• I don’t want to give anything away about the plot to anyone who hasn’t read it yet, so I don’t know quite how to say it. I didn’t like the ending with Todd and the Spackle (what happens to him in the very end) I thought it would have been more powerful had it ended about twenty pages before that. The more distance I have from the reading experience though, the more I can appreciate why he made the choice to end it that way, because it really does effect the overall outcome for the society.

  13. I’m putting your review on the back burner for now because I will be reading this one as soon as it comes out and I don’t want any preconceived notions of the plot or what I’ll think of it. But I’m glad you loved it so much and REALLY hoping I will too!

  14. OK, I finished it yesterday and OH MY GOODNESS JENNY YOU WERE RIGHT. Monsters of Men was freaking awesome, I’m actually at a loss for words because I did love it so much. I don’t even know how I’m going to review it…. it will probably sound something like “blah blah read this book OR DIE”. LOL.

    I also started reading these books because of Ana. She influences so many of us!

  15. Pingback: The Knife of Never Letting Go by Patrick Ness (final thoughts) « alita.reads.

  16. Pingback: Monsters of Men by Patrick Ness « Book Addiction

  17. Pingback: Monsters of Men / Patrick Ness – Rat's Reading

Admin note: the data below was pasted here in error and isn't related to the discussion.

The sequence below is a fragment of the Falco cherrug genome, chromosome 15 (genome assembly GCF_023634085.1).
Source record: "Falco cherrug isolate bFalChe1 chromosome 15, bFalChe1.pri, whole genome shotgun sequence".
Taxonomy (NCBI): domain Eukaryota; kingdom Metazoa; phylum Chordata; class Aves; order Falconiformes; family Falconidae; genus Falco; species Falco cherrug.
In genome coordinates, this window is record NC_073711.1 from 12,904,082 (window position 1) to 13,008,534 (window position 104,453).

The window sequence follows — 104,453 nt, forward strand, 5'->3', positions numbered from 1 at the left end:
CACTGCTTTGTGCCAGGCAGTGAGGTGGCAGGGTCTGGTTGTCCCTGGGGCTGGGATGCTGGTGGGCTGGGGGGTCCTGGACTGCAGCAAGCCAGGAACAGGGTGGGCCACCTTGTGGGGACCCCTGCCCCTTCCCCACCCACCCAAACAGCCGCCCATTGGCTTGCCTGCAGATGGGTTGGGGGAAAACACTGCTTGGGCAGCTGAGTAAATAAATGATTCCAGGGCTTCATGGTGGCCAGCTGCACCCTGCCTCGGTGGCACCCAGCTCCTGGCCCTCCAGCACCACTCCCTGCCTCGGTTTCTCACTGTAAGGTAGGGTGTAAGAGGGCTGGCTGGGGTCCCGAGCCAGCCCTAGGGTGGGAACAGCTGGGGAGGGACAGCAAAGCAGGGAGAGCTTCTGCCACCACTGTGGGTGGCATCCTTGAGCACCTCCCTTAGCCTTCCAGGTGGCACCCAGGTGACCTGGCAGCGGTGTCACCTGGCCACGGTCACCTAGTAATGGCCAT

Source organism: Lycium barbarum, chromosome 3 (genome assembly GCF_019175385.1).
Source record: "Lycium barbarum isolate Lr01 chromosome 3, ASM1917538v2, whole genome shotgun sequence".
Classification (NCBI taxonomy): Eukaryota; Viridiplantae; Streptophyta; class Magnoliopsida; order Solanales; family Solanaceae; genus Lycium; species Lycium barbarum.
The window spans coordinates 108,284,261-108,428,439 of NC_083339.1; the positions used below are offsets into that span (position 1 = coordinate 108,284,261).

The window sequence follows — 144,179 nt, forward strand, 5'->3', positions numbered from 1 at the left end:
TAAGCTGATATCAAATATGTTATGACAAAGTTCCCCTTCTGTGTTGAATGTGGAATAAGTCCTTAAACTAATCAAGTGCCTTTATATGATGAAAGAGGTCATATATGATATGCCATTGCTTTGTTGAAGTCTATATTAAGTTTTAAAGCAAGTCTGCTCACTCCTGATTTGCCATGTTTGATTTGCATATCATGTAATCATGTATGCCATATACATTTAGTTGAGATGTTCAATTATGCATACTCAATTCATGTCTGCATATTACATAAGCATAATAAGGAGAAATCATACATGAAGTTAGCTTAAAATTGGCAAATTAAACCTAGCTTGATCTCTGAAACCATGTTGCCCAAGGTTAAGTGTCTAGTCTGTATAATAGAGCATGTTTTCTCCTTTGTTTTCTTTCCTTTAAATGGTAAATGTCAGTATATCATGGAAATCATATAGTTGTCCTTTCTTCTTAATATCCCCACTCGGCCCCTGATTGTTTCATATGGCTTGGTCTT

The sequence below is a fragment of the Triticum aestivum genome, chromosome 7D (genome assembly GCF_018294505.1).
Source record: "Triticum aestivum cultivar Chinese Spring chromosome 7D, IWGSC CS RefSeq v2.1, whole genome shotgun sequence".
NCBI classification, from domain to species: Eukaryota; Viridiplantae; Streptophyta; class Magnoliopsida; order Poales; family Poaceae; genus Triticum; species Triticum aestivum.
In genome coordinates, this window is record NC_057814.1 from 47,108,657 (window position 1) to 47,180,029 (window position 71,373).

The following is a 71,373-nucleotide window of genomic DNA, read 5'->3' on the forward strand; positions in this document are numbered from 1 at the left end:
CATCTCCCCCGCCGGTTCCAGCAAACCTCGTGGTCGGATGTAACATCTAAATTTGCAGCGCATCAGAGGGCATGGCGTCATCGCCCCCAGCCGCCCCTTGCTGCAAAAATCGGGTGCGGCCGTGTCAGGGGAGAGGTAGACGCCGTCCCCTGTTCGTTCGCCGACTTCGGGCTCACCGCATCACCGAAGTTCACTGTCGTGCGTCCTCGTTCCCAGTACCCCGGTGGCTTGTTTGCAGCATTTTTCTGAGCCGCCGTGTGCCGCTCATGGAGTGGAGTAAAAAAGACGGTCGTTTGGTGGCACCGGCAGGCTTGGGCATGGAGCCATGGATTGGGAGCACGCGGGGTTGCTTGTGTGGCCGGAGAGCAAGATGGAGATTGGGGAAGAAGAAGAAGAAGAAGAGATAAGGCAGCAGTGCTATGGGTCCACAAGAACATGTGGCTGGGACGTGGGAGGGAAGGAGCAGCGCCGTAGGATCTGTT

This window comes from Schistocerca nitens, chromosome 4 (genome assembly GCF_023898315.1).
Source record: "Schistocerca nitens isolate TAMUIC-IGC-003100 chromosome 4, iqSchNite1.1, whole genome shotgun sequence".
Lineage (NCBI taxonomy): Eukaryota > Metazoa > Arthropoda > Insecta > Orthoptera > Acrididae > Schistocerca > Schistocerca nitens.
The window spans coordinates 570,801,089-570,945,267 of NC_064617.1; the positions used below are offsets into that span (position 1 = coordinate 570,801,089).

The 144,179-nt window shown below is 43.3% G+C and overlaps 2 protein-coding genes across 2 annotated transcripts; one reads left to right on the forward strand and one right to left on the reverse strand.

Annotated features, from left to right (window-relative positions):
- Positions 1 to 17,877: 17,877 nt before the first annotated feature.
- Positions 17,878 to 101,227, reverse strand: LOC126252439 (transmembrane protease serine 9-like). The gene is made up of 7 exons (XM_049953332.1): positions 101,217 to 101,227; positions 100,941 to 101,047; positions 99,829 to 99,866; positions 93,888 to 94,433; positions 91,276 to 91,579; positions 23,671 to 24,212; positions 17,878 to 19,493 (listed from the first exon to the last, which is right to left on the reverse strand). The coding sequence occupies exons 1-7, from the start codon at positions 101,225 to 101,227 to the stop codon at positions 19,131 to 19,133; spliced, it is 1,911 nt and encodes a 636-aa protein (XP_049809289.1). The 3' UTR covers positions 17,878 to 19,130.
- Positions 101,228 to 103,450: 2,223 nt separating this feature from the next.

18. Pingback: Monsters of Men by Patrick Ness | Page247

  19. I just finished Monsters of Men this evening.


    For about 10 minutes after, I just sat here, trying to catch my breath. This is me thanking you later for strongly advising to read this series.

    “I hate it that I can’t talk about one of the coolest things Patrick Ness does in this book because it would be too spoilery”

    Can you tell me now what that thing was? Or are you talking about the things 2/3 in, which was completely wonderful?

  20. Pingback: Monsters of Men & The New World by Patrick Ness « alita.reads.

  21. Pingback: Monsters of Men by Patrick Ness « The Lost Entwife

  22. Pingback: Wrapping up 2010 « Jenny's Books

  23. Pingback: Patrick Ness – Monsters of Men « Fyrefly's Book Blog

  24. Pingback: Monsters of Men by Patrick Ness | Iris on Books

Leave a Reply

Fill in your details below or click an icon to log in: Logo

You are commenting using your account. Log Out /  Change )

Twitter picture

You are commenting using your Twitter account. Log Out /  Change )

Facebook photo

You are commenting using your Facebook account. Log Out /  Change )

Connecting to %s